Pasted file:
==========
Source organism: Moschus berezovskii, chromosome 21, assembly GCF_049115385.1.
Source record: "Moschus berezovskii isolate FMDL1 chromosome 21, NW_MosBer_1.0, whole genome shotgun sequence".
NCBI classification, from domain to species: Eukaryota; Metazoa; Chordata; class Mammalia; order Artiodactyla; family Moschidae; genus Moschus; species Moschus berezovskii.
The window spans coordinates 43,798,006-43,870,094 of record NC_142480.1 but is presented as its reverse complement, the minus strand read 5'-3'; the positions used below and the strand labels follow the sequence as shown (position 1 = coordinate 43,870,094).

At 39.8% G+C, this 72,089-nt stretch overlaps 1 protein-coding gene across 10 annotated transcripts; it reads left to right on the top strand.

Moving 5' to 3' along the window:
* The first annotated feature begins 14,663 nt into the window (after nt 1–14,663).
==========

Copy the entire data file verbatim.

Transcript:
Source organism: Moschus berezovskii, chromosome 21, assembly GCF_049115385.1.
Source record: "Moschus berezovskii isolate FMDL1 chromosome 21, NW_MosBer_1.0, whole genome shotgun sequence".
NCBI classification, from domain to species: Eukaryota; Metazoa; Chordata; class Mammalia; order Artiodactyla; family Moschidae; genus Moschus; species Moschus berezovskii.
The window spans coordinates 43,798,006-43,870,094 of record NC_142480.1 but is presented as its reverse complement, the minus strand read 5'-3'; the positions used below and the strand labels follow the sequence as shown (position 1 = coordinate 43,870,094).

At 39.8% G+C, this 72,089-nt stretch overlaps 1 protein-coding gene across 10 annotated transcripts; it reads left to right on the top strand.

Moving 5' to 3' along the window:
* The first annotated feature begins 14,663 nt into the window (after nt 1–14,663).